What makes up a human? One would argue cells, DNA, & chemicals; Others would take a more introspective approach and say soul, consciousness, & spirit. Both would be correct.
Acknowledging the vast array of facets that make up human nature and its brilliance and faults will shape how we utilize and form technology in the future. By considering the assets and fragilities of humanity and creating a foundational model, the implementation of interfaces that puts humans at the centre of technology can help protect and foster humanity.
Sub-facets of academia have looked at humanity from a vast array of perspectives, from sociology and psychology to biology and neuroscience, each with its unique approach to humanity.
Our goal is to gather the best from all these perspectives and collectively understand, shallowly, the human conditions: to love, to laugh, to focus, to learn. And then to ask ourselves what role does and should technology play in this complex network we call humanity. We would argue that how can we ever seek to integrate digital technology if we do not truly know ourselves.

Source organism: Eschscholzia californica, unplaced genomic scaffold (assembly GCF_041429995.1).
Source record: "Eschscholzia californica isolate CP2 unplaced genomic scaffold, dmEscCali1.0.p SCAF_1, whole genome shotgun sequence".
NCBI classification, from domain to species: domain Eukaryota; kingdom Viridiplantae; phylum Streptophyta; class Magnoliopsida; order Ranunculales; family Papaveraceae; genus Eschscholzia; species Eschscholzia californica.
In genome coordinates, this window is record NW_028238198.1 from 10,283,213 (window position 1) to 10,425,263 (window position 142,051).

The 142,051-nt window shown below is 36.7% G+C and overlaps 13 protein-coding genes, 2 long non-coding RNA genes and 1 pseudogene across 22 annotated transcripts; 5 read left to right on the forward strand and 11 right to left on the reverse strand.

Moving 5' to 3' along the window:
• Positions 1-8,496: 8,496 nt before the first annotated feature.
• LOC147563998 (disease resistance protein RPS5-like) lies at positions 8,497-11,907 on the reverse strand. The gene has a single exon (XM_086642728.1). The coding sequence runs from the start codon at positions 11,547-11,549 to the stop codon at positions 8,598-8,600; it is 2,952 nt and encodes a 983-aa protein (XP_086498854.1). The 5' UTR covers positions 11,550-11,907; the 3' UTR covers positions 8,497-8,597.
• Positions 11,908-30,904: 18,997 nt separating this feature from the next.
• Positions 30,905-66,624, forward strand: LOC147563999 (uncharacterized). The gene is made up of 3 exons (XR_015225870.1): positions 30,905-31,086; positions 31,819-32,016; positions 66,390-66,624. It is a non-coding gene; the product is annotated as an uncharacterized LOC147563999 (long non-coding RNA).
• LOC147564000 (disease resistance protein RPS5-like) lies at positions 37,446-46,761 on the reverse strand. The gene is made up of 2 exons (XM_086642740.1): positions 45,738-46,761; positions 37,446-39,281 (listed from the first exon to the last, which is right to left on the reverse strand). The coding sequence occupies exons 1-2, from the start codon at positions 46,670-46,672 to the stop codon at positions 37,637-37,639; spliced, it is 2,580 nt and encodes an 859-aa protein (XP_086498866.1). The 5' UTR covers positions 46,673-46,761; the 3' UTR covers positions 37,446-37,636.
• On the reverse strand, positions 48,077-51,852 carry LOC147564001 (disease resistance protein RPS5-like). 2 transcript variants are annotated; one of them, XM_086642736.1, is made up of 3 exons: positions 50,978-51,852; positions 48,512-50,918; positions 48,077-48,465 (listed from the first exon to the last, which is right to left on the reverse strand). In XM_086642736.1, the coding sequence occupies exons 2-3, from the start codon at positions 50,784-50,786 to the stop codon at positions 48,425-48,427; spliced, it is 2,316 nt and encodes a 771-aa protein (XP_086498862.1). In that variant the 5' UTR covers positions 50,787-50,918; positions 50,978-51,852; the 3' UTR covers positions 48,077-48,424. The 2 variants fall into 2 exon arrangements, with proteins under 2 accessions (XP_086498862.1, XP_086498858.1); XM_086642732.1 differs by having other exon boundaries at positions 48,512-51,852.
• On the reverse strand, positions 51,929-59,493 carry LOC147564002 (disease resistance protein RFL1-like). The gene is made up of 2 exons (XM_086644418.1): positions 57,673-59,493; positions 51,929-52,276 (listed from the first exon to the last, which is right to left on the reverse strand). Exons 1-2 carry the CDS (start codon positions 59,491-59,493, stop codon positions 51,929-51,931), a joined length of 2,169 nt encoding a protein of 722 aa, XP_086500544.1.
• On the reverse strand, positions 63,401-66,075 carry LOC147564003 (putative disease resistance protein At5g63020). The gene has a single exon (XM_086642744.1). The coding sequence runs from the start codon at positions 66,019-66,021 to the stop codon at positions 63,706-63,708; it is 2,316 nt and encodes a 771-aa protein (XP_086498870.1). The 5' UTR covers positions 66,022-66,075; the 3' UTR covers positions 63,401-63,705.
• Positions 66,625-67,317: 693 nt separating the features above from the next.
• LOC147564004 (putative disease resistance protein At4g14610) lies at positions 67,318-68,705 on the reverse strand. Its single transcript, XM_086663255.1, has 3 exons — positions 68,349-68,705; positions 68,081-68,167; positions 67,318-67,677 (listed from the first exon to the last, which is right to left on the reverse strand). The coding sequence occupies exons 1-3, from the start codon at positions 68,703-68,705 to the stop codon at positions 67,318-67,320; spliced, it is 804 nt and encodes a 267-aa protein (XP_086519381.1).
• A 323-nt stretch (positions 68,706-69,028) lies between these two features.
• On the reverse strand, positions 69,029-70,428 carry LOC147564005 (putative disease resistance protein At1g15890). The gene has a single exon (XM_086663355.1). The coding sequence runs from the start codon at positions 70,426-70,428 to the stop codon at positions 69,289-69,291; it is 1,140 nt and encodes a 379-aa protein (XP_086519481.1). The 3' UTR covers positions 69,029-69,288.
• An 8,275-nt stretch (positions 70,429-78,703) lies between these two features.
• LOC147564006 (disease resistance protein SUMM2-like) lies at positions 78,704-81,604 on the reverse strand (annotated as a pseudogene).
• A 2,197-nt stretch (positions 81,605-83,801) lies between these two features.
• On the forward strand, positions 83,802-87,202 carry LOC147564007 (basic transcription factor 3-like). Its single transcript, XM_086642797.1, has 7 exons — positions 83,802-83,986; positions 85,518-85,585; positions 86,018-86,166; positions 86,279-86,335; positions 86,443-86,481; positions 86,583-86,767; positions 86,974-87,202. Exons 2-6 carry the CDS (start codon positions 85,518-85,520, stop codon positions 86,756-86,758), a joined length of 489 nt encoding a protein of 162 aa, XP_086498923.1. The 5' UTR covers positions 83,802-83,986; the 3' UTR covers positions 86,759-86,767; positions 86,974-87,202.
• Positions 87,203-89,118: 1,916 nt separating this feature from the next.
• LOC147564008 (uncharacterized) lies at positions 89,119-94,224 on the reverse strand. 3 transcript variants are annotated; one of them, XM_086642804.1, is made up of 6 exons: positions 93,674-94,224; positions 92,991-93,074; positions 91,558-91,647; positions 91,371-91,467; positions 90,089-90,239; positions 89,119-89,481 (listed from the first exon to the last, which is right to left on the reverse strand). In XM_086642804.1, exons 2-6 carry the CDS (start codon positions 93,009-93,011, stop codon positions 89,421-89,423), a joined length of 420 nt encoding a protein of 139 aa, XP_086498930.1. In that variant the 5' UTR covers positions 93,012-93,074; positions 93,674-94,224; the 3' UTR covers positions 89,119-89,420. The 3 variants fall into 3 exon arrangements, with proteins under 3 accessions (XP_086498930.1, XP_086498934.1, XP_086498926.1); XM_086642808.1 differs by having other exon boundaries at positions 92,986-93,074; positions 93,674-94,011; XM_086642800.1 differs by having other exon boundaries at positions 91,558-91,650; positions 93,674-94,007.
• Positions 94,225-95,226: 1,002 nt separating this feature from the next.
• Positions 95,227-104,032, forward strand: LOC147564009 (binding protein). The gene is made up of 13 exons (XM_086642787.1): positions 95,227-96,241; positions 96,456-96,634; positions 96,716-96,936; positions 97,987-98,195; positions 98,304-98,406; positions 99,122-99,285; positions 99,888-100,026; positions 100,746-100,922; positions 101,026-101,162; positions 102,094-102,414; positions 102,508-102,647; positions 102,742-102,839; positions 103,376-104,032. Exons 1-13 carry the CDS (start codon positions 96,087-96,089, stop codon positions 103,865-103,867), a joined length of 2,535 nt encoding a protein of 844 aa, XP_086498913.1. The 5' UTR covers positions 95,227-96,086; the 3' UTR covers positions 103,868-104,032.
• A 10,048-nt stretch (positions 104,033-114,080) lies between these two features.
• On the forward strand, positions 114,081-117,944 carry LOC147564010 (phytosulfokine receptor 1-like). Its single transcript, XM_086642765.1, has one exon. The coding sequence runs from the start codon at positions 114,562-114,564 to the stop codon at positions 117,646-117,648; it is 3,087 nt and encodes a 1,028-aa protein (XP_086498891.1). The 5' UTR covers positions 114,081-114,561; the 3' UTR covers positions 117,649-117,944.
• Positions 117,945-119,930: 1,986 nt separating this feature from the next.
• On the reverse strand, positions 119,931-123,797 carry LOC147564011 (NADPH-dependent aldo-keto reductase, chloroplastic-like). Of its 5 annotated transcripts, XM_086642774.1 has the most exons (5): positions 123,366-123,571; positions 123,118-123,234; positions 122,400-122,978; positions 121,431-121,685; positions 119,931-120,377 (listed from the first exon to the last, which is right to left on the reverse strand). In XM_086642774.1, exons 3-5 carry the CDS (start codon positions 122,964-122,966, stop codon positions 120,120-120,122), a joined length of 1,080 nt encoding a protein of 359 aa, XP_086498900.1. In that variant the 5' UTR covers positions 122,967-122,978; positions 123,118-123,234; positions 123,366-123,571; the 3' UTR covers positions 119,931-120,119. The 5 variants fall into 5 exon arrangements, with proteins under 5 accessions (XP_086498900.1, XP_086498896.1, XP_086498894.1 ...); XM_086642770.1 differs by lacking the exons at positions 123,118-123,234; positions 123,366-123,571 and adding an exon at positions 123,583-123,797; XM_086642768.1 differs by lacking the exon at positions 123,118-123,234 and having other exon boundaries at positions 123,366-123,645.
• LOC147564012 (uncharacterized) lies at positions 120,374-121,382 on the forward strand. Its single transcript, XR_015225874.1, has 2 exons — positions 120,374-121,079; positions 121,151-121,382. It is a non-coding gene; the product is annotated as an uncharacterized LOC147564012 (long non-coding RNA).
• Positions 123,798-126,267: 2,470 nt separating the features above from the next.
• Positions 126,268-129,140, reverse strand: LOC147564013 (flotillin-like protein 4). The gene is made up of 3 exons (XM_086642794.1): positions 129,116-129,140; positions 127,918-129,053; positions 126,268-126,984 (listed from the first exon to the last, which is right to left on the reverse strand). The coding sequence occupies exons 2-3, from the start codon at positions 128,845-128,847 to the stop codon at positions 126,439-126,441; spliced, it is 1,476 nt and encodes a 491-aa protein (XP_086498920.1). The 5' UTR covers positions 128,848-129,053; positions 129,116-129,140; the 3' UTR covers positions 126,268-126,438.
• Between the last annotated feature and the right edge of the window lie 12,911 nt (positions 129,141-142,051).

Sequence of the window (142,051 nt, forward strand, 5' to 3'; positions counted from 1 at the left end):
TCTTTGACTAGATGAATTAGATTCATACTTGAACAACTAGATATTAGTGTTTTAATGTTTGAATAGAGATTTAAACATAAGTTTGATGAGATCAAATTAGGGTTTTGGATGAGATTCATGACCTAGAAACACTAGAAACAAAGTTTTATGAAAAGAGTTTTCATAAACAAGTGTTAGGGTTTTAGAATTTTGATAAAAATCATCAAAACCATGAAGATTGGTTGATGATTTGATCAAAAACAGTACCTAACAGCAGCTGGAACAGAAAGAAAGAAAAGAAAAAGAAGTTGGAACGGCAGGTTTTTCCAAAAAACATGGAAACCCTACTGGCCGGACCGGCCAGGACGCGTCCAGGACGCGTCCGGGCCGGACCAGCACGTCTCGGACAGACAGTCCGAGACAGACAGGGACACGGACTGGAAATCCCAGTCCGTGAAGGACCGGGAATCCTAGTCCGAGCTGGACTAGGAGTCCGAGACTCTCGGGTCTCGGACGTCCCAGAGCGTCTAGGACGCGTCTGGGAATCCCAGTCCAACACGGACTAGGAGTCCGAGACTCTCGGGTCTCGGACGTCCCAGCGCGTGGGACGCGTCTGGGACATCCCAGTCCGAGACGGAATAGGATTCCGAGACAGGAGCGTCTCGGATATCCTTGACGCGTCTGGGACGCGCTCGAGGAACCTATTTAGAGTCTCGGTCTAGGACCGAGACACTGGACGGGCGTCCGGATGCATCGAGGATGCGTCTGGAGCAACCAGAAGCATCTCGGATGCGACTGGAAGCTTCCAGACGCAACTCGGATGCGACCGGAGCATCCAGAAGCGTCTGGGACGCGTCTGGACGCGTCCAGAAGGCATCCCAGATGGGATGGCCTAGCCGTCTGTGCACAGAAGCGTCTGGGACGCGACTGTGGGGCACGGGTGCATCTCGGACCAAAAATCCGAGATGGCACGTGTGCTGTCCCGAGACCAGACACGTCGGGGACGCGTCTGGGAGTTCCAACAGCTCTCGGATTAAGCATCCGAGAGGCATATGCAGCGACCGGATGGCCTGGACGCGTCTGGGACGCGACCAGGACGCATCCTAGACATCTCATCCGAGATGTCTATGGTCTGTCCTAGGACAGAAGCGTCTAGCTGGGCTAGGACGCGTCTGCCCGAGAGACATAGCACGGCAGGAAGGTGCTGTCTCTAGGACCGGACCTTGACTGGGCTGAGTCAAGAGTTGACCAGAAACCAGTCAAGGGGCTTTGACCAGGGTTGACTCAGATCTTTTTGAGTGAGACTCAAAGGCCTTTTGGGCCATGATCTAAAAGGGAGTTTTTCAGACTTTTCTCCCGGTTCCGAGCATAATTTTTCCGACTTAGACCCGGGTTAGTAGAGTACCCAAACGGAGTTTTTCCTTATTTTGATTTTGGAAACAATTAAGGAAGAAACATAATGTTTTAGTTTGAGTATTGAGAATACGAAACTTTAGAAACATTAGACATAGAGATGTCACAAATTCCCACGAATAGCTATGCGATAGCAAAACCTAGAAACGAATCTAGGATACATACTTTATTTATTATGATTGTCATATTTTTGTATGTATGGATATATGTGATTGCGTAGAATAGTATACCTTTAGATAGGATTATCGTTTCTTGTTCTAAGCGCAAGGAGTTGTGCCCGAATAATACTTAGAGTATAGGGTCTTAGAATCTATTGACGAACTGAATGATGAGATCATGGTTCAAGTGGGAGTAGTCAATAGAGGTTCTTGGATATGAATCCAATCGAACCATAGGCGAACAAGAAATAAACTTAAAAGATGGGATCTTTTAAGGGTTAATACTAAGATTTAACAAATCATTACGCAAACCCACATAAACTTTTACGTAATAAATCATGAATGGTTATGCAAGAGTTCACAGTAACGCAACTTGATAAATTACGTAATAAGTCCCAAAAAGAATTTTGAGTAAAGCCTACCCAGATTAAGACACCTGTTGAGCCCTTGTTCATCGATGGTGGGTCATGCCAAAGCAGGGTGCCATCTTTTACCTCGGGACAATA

Without these foundational pieces, we are patching a leaky pipe with a post-it note; it may work for a second, but it will never solve the problem. How can current pedagogical tools and fixes, like tech for good movements, apply band-aid fixes on a problem they cannot begin to comprehend.
Megan (she/her) is an accomplished professional with a diverse background in hospitality, data management, criminal justice, and situational crime prevention. As Interim Lead for the Centre for Social Impact Technology, she utilizes systems thinking and multidisciplinary approaches to address complex problems. Megan’s expertise in public interest technology has been recognized, and she has published research on cult practices in social media and Indigenous parole conditions. With a BA (Hons) in Criminal Justice and numerous accolades, including the 2023 Centennial Gold Medal, Megan is actively involved in community initiatives, particularly focused on homelessness and vulnerable populations.